@ G1 Therapeutics Receives Seed Investment | SEBIO

G1 Therapeutics Receives Seed Investment

Posted by on Sep 19, 2012

CHAPEL HILL, NC  – The biotechnology start-up G1 Therapeutics Inc. announced Wednesday that it’s received a seed investment from the venture capital firm Hatteras Venture Partners to help advance the company’s drug discovery pipeline.

G1 Therapeutics, formerly known as G-Zero Therapeutics, is developing pre-clinical small molecule inhibitors to protect bone marrow and other organs from side effects of chemotherapy treatments and radiation, according to a news release.

The company was founded by Dr. Norman Sharpless, associate director for translational research at the University of North Carolina at Chapel Hill Lineberger Comprehensive Cancer Center, with Dr. Kwok-Kin Wong, scientific director at the Belfer Institute for Applied Cancer Science at the Dana-Farber Cancer Institute at the Harvard Medical School.

G1, which is named for the G1 phase of the cell cycle, has received more than $4 million in non-dilutive funding, according to the release, and has grants pending. Its funding sources have included the Small Business Innovation Research program, the University Cancer Research Fund at the University of the North Carolina Lineberger Comprehensive Cancer Center, and the N.C. Biotechnology Center.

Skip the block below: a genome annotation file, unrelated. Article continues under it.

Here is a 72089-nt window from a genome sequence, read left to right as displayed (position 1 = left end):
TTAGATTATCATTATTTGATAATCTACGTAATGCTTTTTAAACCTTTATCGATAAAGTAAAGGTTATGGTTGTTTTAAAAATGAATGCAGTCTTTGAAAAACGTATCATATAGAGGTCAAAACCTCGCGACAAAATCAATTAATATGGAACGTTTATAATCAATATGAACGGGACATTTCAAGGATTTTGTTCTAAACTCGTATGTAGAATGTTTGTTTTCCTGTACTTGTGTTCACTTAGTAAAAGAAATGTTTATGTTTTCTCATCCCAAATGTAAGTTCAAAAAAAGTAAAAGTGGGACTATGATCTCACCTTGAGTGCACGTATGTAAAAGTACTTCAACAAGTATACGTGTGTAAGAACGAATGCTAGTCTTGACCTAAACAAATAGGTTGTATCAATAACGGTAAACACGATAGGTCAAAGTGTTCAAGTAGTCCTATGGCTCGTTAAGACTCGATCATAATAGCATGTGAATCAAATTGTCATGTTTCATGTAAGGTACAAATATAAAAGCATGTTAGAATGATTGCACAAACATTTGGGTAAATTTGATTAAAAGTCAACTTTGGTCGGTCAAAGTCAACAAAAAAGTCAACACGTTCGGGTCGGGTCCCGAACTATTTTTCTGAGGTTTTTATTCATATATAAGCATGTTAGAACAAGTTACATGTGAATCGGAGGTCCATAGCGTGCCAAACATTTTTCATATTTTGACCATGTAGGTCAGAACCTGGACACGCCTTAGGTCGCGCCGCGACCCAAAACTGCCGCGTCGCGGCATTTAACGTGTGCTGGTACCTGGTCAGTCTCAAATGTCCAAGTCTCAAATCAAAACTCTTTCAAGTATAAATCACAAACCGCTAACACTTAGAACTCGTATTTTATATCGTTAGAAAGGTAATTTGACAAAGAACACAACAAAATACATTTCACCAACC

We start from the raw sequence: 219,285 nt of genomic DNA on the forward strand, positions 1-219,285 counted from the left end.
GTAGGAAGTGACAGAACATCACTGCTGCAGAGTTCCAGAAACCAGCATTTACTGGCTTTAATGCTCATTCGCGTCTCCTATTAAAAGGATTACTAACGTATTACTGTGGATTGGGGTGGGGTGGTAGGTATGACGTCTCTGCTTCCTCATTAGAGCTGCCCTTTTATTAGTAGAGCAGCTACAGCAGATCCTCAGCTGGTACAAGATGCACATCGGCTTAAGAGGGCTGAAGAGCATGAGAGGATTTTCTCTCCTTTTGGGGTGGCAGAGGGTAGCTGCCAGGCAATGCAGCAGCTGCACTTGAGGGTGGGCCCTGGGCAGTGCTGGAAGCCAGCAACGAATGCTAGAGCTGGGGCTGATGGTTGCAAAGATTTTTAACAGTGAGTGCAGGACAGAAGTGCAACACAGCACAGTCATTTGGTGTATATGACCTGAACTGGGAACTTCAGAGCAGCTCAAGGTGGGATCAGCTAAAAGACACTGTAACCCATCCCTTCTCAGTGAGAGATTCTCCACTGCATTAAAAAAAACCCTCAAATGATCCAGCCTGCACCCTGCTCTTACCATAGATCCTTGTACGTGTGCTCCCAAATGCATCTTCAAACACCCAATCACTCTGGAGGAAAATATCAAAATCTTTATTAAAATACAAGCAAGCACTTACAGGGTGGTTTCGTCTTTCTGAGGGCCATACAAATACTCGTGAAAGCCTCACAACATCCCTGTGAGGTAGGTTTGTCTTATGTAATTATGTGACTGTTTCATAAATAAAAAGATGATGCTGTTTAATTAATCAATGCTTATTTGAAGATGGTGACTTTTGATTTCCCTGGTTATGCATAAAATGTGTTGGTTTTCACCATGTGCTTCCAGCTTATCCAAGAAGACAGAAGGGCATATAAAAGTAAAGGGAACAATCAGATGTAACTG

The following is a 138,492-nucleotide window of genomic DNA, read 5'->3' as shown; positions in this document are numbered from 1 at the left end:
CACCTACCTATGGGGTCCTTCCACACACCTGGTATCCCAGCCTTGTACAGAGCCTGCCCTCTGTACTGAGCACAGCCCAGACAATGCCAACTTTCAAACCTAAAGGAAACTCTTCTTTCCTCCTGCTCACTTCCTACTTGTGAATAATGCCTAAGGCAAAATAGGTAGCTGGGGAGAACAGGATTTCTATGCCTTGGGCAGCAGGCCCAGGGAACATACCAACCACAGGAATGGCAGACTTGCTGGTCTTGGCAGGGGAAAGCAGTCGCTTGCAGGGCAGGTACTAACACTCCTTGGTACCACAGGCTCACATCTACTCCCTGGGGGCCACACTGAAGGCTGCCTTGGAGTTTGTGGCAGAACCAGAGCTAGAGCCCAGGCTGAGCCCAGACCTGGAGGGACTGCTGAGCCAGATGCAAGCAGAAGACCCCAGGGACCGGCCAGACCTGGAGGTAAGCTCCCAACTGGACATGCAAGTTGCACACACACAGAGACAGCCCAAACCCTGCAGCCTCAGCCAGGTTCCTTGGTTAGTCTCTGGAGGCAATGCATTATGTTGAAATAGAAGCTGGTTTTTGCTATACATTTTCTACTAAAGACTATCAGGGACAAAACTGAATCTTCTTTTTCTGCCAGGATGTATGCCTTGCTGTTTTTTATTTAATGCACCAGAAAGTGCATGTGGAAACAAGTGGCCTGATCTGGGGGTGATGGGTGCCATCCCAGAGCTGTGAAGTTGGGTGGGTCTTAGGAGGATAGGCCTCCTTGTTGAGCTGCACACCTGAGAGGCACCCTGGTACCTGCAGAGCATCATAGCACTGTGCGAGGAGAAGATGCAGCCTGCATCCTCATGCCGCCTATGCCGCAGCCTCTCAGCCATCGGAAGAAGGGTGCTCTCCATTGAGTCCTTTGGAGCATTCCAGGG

Christy Shaffer, former president and CEO of Inspire Pharmaceuticals, a company acquired by Merck in 2011, is taking the role as executive chair of the company’s board. Clay Thorp, a general partner at Hatteras, will also be joining the board. Carol Webb, former company group chair of Johnson & Johnson Pharmaceuticals, has joined as an independent board member.

“Combining our innovative research with their extensive experience in building life science companies will help us realize our mission of delivering our promising pipeline to patients sooner,” said Jay Strum, president of G1 Therapeutics Inc., in a prepared statement in the release. “Their seed funding, along with our extensive non-dilutive grant funding, will be leveraged to accelerate several high value, preclinical programs.”

Read more: The Herald-Sun

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